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Tag Archives: port infrastructure

TRELLEBORG TO OPEN 2017 LNG SHIP-SHORE INTERFACE CONFERENCE

By Richard Hepworth, President of Trelleborg’s marine systems operation

Trelleborg’s marine systems operation will deliver the welcoming address at The LNG World Shipping Ship/Shore Interface Conference, which will be held at the ILEC Conference Centre (stand 1) in London, England, 16-17 November 2017.

Organized by LNG World Shipping, The LNG Ship/Shore Interface Conference provides invaluable best practice insight to all stakeholders in the LNG transportation supply chain. This event will focus on the ship/shore interface, where LNG carrier and terminal operations link to load or discharge LNG and the most delicate point in the supply chain for cargo and custody transfer systems, berthing and escort tugs, mooring and jetty arrangements and cargo-handling equipment performance.

Delivered by Dave Pendleton, Managing Director of Trelleborg’s marine systems operation UK, the welcoming address will discuss the importance of innovation and collaboration around the ship shore interface for LNG transfer.  At the conference, Trelleborg will also provide an update on the latest developments in the mid-scale LNG market. Andrew Stafford, Technical Director of Trelleborg Marine Systems operation in UK will present how Trelleborg’s latest SmartPort enabled Gen 3 ship shore link has been designed to provide complete flexibility for increasing variety of LNG markets and applications. ’.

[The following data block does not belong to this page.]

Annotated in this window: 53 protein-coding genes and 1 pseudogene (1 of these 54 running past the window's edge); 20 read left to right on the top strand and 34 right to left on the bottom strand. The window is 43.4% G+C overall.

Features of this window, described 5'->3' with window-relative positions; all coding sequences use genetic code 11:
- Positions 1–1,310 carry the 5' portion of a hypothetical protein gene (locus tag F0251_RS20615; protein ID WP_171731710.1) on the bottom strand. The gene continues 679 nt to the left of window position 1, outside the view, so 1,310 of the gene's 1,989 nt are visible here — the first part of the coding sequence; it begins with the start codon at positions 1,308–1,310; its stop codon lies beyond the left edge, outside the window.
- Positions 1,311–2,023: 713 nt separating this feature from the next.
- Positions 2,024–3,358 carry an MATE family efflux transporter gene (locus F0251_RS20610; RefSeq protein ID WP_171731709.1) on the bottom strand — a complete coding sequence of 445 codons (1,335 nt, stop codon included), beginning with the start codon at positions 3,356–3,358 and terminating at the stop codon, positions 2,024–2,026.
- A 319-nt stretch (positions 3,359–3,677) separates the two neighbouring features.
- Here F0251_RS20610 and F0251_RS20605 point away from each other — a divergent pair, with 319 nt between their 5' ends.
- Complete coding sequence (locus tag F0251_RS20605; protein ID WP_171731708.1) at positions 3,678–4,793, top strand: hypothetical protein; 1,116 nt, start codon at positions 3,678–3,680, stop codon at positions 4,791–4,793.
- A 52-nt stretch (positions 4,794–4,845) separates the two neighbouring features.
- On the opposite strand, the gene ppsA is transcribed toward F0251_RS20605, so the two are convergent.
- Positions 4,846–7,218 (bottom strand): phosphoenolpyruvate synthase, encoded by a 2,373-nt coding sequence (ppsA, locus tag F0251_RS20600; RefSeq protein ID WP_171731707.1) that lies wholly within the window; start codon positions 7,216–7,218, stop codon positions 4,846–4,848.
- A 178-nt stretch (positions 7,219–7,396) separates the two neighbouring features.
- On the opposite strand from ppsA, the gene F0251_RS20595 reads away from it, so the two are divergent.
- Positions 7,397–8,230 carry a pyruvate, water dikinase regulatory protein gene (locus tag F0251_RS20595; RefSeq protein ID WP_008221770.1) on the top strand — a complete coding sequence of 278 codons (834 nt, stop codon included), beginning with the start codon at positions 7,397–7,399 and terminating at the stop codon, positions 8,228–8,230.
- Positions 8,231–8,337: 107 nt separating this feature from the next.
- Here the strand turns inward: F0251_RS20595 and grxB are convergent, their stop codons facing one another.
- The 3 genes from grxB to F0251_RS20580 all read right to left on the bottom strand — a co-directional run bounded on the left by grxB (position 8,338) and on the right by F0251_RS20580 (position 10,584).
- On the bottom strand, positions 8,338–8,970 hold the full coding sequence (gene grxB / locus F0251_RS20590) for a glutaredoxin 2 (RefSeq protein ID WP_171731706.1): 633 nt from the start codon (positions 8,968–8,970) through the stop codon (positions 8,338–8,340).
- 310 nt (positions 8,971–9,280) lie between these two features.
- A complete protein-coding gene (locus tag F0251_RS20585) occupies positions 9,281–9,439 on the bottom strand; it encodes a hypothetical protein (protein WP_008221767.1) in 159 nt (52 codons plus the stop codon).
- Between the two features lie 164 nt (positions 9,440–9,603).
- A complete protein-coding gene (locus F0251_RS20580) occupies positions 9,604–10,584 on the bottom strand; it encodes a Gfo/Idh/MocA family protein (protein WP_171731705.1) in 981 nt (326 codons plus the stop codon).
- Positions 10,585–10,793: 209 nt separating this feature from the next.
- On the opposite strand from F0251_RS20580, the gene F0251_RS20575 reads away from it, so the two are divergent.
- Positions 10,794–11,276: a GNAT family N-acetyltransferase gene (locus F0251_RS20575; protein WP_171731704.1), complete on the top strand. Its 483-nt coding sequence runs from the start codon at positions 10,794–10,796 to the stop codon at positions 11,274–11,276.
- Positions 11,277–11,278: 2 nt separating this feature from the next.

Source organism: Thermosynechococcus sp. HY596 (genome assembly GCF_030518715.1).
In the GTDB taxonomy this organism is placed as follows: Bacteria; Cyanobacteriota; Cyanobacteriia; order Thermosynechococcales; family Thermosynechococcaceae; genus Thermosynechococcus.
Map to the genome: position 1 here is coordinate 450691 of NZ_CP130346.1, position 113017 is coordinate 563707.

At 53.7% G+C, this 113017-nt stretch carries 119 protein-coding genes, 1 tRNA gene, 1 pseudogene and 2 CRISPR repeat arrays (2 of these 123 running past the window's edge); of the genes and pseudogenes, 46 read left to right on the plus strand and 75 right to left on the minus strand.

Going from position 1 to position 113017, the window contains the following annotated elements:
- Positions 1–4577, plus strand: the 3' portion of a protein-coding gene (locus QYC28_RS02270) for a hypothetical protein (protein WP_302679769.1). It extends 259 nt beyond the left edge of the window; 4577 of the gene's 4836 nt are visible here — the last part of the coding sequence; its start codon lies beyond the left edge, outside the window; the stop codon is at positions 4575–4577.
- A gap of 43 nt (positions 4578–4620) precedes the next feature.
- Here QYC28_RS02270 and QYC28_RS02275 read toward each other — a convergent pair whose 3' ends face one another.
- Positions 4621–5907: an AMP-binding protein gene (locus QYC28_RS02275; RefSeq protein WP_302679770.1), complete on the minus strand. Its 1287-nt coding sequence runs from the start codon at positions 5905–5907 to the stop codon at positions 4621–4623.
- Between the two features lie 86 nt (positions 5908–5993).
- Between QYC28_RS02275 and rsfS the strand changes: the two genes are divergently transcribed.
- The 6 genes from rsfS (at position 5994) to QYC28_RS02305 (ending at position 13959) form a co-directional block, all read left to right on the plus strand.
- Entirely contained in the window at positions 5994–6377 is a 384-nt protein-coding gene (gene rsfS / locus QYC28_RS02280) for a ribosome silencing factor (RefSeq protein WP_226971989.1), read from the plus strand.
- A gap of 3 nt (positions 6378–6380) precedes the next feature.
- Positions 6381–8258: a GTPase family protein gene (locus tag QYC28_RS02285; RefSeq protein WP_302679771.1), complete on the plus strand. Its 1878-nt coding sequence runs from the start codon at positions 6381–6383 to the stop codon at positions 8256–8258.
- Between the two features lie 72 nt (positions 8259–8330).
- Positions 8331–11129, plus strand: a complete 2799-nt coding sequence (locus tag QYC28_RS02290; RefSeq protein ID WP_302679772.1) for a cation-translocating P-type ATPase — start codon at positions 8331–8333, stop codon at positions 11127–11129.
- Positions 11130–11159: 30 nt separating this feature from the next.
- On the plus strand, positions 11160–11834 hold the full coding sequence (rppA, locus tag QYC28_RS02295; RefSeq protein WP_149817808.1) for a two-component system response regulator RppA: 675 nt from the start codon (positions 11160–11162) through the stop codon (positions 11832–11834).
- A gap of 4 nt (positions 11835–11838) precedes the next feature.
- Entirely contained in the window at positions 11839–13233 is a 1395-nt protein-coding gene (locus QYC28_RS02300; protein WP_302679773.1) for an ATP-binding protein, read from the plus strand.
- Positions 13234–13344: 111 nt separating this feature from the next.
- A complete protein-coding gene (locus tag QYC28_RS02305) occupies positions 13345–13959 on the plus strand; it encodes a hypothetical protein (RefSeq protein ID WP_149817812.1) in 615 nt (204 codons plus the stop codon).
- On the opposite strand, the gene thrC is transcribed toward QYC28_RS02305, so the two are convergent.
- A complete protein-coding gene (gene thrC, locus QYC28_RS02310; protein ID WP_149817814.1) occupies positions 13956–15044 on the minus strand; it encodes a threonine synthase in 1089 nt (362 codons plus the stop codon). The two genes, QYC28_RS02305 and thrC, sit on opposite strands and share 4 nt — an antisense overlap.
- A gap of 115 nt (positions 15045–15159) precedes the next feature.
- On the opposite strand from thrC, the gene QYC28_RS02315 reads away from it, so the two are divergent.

At 258MT last year was a record for LNG trade, and with more liquefaction and import capacity coming on line in the near future and over 800MT of proposed liquefaction projects in planning, innovation around the ship-shore interface will be a key enabler in supporting the growth, flexibility and diversification of the LNG market.

From terminals to trucks, jetties to jettyless, floating to fixed, ship to shore, ship to ship industry professionals from many different disciplines will share their views about how the ship shore interface may evolve to the benefit of our customers.

The safe, efficient transportation and transfer of LNG as a cargo has had an enviable safety record over its 40 year history. Over that period many different ideas have been brought forward which are now accepted industry practice and industry standards. The LNG Ship/Shore Interface Conference will provide the ideal platform to discuss our commitment to maintaining this record by helping ports, terminals and vessels take a smarter approach to interfaces between units in LNG transfer, which can have a huge impact on overall efficiency.

For more information about The LNG Ship/Shore Interface Conference or to register your attendance, visit: http://www.lngshippingconference.com

TRELLEBORG TO SHOWCASE EMERGENCY SHUTDOWN LINK TECHNOLOGY AT TANKER SHIPPING & TRADE 2017

By Richard Hepworth, President of Trelleborg’s marine systems operation

Trelleborg’s marine systems operation will showcase its Emergency Shutdown Link (ESL) technology for the Oil and Chemical Tanker industry at The 2017 Tanker Shipping & Trade Conference (stand 1, 14 – 15 November) in London, UK.